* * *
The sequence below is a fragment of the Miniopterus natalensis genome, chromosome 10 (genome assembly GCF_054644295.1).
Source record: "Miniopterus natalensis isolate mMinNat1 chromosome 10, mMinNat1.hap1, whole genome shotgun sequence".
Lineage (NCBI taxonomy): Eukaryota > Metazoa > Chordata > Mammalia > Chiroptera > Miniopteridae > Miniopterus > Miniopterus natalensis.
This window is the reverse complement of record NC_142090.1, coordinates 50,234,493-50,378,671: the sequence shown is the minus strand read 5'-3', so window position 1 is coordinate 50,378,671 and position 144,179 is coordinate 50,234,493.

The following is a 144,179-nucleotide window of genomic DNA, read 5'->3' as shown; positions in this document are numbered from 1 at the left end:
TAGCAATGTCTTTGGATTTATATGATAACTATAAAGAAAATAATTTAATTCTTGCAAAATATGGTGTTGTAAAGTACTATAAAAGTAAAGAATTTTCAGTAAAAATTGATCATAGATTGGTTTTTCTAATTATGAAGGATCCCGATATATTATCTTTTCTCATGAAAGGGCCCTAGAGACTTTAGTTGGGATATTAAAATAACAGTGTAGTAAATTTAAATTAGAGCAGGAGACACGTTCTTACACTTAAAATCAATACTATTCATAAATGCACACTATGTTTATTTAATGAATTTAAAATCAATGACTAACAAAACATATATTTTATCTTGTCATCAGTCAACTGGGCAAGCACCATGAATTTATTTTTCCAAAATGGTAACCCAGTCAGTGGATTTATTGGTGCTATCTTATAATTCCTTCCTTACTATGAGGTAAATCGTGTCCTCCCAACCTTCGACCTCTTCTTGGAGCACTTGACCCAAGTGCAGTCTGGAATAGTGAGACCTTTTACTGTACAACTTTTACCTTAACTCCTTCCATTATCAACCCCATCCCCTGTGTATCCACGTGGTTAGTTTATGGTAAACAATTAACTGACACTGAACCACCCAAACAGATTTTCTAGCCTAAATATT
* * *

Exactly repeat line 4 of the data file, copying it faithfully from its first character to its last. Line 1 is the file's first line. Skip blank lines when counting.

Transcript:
This window is the reverse complement of record NC_142090.1, coordinates 50,234,493-50,378,671: the sequence shown is the minus strand read 5'-3', so window position 1 is coordinate 50,378,671 and position 144,179 is coordinate 50,234,493.